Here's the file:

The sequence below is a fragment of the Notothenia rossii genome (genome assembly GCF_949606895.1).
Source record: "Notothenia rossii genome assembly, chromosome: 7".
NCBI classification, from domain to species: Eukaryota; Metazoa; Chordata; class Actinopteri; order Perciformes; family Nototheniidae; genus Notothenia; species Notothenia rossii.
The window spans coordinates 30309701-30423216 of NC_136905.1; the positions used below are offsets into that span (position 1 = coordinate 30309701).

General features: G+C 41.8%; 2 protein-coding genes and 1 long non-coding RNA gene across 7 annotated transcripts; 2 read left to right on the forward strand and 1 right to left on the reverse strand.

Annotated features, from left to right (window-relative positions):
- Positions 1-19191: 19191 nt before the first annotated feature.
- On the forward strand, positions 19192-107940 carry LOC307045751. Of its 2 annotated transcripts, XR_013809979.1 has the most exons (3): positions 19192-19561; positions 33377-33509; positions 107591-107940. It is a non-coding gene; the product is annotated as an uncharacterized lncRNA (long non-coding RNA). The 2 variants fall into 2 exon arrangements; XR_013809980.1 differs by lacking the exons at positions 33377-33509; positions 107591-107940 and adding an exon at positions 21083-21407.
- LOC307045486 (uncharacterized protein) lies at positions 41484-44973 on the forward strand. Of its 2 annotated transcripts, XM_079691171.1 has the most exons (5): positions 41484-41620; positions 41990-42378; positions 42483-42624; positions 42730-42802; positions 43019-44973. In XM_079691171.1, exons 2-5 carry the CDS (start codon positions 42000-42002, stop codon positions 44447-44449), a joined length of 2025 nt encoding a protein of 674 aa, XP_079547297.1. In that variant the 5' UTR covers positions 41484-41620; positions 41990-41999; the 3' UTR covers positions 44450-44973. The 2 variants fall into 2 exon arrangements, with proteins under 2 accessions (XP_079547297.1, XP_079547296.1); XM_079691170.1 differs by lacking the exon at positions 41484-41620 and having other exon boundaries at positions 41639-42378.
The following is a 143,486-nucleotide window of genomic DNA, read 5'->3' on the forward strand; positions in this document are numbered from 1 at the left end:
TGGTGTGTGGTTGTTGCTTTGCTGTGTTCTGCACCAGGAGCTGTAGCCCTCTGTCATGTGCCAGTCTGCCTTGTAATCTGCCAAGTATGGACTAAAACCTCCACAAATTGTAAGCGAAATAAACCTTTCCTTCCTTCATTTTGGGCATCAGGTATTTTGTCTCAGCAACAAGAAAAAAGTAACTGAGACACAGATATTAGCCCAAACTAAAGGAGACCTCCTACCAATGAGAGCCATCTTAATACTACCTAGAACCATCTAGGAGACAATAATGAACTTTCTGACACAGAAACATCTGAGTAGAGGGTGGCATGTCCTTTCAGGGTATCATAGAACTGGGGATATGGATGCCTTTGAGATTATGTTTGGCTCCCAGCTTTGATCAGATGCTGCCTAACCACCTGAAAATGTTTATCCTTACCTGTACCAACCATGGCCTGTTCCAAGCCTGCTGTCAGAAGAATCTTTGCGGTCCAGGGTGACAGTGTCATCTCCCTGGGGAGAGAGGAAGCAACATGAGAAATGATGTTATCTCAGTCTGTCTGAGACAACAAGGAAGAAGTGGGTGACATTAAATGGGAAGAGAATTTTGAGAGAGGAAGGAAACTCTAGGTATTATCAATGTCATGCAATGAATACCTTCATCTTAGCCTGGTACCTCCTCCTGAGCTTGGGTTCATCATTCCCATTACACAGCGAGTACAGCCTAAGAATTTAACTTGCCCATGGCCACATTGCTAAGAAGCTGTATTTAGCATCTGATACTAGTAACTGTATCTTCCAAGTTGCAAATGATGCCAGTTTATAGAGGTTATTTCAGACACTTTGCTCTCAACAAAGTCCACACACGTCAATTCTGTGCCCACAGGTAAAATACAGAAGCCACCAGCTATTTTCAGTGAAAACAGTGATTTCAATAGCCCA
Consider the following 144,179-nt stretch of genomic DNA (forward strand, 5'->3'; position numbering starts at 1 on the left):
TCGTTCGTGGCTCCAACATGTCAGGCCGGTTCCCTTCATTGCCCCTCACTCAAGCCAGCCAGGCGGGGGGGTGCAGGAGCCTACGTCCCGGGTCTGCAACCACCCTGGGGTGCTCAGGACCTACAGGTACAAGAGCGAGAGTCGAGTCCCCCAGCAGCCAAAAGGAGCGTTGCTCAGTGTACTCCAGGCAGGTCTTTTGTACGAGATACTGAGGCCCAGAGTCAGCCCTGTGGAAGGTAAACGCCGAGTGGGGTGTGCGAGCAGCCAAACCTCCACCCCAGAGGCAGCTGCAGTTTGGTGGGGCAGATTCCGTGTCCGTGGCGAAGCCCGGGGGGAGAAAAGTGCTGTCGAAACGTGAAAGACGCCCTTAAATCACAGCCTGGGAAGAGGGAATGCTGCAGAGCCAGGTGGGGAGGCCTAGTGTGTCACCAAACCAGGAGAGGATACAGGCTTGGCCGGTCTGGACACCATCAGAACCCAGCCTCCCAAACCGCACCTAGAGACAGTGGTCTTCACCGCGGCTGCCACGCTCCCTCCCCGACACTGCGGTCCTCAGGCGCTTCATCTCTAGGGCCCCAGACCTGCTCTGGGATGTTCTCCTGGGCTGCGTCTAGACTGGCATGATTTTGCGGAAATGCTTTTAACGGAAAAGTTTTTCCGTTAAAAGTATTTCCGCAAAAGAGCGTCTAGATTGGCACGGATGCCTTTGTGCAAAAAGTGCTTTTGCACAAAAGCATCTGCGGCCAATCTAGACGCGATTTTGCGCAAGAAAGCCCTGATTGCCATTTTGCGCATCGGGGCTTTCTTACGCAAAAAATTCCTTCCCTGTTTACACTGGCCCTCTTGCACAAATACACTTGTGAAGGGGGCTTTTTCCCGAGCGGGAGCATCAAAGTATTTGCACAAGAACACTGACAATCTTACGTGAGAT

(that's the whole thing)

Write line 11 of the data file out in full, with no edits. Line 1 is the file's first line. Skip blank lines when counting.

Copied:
TGGTGTGTGGTTGTTGCTTTGCTGTGTTCTGCACCAGGAGCTGTAGCCCTCTGTCATGTGCCAGTCTGCCTTGTAATCTGCCAAGTATGGACTAAAACCTCCACAAATTGTAAGCGAAATAAACCTTTCCTTCCTTCATTTTGGGCATCAGGTATTTTGTCTCAGCAACAAGAAAAAAGTAACTGAGACACAGATATTAGCCCAAACTAAAGGAGACCTCCTACCAATGAGAGCCATCTTAATACTACCTAGAACCATCTAGGAGACAATAATGAACTTTCTGACACAGAAACATCTGAGTAGAGGGTGGCATGTCCTTTCAGGGTATCATAGAACTGGGGATATGGATGCCTTTGAGATTATGTTTGGCTCCCAGCTTTGATCAGATGCTGCCTAACCACCTGAAAATGTTTATCCTTACCTGTACCAACCATGGCCTGTTCCAAGCCTGCTGTCAGAAGAATCTTTGCGGTCCAGGGTGACAGTGTCATCTCCCTGGGGAGAGAGGAAGCAACATGAGAAATGATGTTATCTCAGTCTGTCTGAGACAACAAGGAAGAAGTGGGTGACATTAAATGGGAAGAGAATTTTGAGAGAGGAAGGAAACTCTAGGTATTATCAATGTCATGCAATGAATACCTTCATCTTAGCCTGGTACCTCCTCCTGAGCTTGGGTTCATCATTCCCATTACACAGCGAGTACAGCCTAAGAATTTAACTTGCCCATGGCCACATTGCTAAGAAGCTGTATTTAGCATCTGATACTAGTAACTGTATCTTCCAAGTTGCAAATGATGCCAGTTTATAGAGGTTATTTCAGACACTTTGCTCTCAACAAAGTCCACACACGTCAATTCTGTGCCCACAGGTAAAATACAGAAGCCACCAGCTATTTTCAGTGAAAACAGTGATTTCAATAGCCCA